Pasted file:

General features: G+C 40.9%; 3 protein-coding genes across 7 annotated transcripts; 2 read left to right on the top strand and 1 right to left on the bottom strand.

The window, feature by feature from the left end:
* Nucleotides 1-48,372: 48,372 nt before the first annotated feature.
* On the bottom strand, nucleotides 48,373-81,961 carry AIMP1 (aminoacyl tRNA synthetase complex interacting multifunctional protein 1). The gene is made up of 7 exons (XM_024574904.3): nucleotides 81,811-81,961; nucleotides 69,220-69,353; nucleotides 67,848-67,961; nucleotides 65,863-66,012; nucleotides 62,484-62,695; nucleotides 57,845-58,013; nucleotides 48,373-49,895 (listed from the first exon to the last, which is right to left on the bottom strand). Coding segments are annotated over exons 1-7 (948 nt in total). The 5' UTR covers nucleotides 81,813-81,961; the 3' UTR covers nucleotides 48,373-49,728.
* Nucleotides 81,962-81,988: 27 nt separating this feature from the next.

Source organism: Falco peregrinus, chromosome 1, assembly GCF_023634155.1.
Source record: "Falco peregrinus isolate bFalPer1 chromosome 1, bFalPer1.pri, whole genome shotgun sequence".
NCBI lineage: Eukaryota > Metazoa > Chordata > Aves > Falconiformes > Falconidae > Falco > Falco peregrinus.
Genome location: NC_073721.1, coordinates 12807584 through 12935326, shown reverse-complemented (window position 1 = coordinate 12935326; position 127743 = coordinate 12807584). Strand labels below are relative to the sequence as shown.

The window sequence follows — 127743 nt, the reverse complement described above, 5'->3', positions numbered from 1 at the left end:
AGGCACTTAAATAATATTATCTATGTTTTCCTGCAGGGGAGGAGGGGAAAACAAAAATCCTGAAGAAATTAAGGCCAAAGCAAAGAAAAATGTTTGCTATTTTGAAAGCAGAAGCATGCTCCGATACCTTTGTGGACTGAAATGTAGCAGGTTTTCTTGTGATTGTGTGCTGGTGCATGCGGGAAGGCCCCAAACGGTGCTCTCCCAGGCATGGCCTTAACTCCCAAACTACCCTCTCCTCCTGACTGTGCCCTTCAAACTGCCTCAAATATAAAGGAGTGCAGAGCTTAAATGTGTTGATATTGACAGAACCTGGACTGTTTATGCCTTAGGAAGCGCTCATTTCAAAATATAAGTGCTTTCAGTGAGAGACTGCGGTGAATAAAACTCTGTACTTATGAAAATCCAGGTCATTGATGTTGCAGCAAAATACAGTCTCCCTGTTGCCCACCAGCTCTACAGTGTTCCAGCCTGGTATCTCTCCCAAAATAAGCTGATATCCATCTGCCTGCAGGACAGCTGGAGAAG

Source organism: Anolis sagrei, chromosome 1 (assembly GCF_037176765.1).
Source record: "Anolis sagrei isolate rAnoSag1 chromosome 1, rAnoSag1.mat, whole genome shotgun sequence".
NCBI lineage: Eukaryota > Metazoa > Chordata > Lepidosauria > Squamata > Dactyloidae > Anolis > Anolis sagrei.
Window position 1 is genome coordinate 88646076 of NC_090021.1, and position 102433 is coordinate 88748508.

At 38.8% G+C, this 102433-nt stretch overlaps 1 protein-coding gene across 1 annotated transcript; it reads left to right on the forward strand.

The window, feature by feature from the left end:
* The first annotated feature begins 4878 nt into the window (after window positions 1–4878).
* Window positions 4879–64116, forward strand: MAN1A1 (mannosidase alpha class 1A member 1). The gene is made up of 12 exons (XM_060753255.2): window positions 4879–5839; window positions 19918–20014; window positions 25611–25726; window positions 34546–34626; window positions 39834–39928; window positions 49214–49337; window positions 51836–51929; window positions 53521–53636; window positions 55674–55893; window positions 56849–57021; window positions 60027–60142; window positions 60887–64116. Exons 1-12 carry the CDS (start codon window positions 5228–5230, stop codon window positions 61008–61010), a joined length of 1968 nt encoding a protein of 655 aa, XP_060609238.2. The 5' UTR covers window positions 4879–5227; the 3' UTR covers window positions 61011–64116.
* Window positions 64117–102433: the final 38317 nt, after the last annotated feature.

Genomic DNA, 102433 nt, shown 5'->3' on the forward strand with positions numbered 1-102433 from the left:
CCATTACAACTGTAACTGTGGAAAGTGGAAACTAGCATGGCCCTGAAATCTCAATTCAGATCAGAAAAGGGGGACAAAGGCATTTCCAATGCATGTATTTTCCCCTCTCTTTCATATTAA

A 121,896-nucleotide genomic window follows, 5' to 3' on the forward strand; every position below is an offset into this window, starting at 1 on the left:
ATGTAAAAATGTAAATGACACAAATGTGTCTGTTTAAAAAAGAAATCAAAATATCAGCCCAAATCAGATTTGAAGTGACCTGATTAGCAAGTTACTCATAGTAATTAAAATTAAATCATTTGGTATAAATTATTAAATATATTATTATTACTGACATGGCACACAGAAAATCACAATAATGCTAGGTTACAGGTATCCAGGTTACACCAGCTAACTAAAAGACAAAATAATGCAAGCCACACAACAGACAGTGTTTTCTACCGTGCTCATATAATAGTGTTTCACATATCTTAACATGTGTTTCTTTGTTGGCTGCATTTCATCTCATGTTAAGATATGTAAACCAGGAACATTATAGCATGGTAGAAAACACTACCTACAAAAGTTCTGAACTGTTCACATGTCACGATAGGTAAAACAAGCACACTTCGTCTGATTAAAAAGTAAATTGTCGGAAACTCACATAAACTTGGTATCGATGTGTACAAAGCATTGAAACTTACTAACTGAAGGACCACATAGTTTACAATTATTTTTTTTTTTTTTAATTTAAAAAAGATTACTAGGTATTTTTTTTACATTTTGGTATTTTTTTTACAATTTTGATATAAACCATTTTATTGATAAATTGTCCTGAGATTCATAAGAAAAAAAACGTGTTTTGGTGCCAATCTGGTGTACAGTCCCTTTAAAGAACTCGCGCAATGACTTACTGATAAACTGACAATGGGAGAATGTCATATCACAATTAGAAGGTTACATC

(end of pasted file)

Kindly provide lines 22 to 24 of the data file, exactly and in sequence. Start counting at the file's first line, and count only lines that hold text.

CCATTACAACTGTAACTGTGGAAAGTGGAAACTAGCATGGCCCTGAAATCTCAATTCAGATCAGAAAAGGGGGACAAAGGCATTTCCAATGCATGTATTTTCCCCTCTCTTTCATATTAA

A 121,896-nucleotide genomic window follows, 5' to 3' on the forward strand; every position below is an offset into this window, starting at 1 on the left:
ATGTAAAAATGTAAATGACACAAATGTGTCTGTTTAAAAAAGAAATCAAAATATCAGCCCAAATCAGATTTGAAGTGACCTGATTAGCAAGTTACTCATAGTAATTAAAATTAAATCATTTGGTATAAATTATTAAATATATTATTATTACTGACATGGCACACAGAAAATCACAATAATGCTAGGTTACAGGTATCCAGGTTACACCAGCTAACTAAAAGACAAAATAATGCAAGCCACACAACAGACAGTGTTTTCTACCGTGCTCATATAATAGTGTTTCACATATCTTAACATGTGTTTCTTTGTTGGCTGCATTTCATCTCATGTTAAGATATGTAAACCAGGAACATTATAGCATGGTAGAAAACACTACCTACAAAAGTTCTGAACTGTTCACATGTCACGATAGGTAAAACAAGCACACTTCGTCTGATTAAAAAGTAAATTGTCGGAAACTCACATAAACTTGGTATCGATGTGTACAAAGCATTGAAACTTACTAACTGAAGGACCACATAGTTTACAATTATTTTTTTTTTTTTTAATTTAAAAAAGATTACTAGGTATTTTTTTTACATTTTGGTATTTTTTTTACAATTTTGATATAAACCATTTTATTGATAAATTGTCCTGAGATTCATAAGAAAAAAAACGTGTTTTGGTGCCAATCTGGTGTACAGTCCCTTTAAAGAACTCGCGCAATGACTTACTGATAAACTGACAATGGGAGAATGTCATATCACAATTAGAAGGTTACATC